We have seen many strange health news about the Covid-19 pandemic going viral on social media. This outbreak of misinformation about the pandemic has created an “infodemic” that has undermined the trust in the healthcare system.
People are believing fake news more than the experts’ advice. Fake health news are going viral because we are living a troubled time. We tend to believe all shorts of information if they appeal to our emotions.
People are trying to figure out when this pandemic will end, when they can get back to normal life. You see content that appeals to that emotion. People want validation for what they’re feeling at the time.
Fake news spreads faster and more easily today through the internet, social media and instant messaging. These messages may contain useless, incorrect or even harmful information and advice, which can hamper the public health response and add to social disorder and division.
Confusingly some fake news also contains a mixture of correct information, which makes it difficult to spot what is true and accurate. Fake news may also be shared by trusted friends and family, including those who are doctors and nurses.
Fake news are created for this vulnerable people.
A UK study found we’re more likely to go online with our symptoms before consulting our GP, pharmacist, partner, family or friends. Your doctor is the best source of health information but if you do want to find resources online, it helps to know where to find trustworthy information.
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Fake Health News: What to Look Out For
The Conversation has suggested what to look out for in health news so that you can diiferentiate fake from real news .
Source. Question the source. References have been made to “Taiwanese experts” or “Japanese doctors” or “Stanford University” during the outbreak. Check on official websites if stories are repeated there. If a source is “a friend of a friend”, this is a rumour unless you also know the person directly.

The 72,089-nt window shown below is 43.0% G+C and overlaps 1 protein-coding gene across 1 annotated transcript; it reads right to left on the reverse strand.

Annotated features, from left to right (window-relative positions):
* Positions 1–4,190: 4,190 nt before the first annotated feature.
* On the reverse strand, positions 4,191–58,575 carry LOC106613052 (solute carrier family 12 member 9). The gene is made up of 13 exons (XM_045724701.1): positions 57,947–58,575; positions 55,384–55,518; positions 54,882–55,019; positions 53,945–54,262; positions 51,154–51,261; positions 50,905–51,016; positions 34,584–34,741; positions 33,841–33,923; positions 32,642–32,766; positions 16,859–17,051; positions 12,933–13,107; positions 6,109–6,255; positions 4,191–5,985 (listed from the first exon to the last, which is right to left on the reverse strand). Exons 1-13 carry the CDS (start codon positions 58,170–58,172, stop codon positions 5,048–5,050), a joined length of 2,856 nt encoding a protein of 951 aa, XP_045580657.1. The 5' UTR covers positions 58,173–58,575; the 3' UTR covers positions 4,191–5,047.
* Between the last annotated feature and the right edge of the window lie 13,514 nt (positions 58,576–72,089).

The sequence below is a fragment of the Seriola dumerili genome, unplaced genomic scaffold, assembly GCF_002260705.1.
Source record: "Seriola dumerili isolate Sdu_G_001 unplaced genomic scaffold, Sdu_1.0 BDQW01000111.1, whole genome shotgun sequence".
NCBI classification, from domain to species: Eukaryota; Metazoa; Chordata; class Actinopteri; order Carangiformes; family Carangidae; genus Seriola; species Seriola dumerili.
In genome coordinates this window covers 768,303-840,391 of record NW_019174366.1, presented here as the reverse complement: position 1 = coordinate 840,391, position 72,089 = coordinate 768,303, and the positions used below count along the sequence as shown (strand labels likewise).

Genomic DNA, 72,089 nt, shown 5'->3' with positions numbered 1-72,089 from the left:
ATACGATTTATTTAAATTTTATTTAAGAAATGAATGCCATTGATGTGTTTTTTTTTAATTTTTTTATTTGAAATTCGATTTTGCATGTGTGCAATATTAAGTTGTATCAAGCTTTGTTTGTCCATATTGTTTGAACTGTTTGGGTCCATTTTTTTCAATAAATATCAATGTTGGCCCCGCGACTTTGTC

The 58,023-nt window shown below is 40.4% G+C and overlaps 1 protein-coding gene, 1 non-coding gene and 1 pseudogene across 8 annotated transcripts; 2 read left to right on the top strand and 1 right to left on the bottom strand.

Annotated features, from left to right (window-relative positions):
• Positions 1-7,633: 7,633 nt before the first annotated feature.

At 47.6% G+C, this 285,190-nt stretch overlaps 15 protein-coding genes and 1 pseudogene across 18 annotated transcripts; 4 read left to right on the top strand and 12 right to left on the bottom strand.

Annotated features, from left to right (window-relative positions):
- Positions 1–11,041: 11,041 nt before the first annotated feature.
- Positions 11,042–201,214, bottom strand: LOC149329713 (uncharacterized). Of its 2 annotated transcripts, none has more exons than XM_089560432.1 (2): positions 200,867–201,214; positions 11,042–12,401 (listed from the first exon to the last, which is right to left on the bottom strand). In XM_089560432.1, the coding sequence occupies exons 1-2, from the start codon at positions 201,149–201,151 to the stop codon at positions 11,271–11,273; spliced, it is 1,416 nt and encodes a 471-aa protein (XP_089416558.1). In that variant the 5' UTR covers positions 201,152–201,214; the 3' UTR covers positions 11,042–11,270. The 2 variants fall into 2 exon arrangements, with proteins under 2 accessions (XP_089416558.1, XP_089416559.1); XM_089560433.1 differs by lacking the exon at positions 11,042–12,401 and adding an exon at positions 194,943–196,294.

Logo: Check whether any organisation’s logo used in the message looks the same as on the official website.
Bad English: Credible journalists and organisations are less likely to make repeated spelling and grammar mistakes. Also, anything written entirely in capital letters or containing a lot of exclamation marks should raise your suspicions.
Pretend social media accounts: Some fake accounts mimic the real thing. For example, the unofficial Twitter handle @BBCNewsTonight, which was made to look like the legitimate @BBCNews account, shared a fake story about the actor Daniel Radcliffe testing positive for coronavirus. Media platforms try to remove or flag fake accounts and stories as well as verify real ones. Look out for what their policies are to try to do this.
Over-encouragement to share: Be wary if the message presses you to share – this is how viral messaging works.
Use fact-checking websites: Websites such as APFactCheck and Full Fact highlight common fake news stories. You can also use a search engine to look up the title of the article to see if it has been identified as fake news by the mainstream media.
Who to trust
The best sources to go to for health information about COVID-19 are your government health websites and the World Health Organization website. Primary sources are generally better than news articles, suggests the Conversation.
Even government messaging and the mainstream media can get things wrong, but they are more trustworthy than unverified sources on social media and viral messaging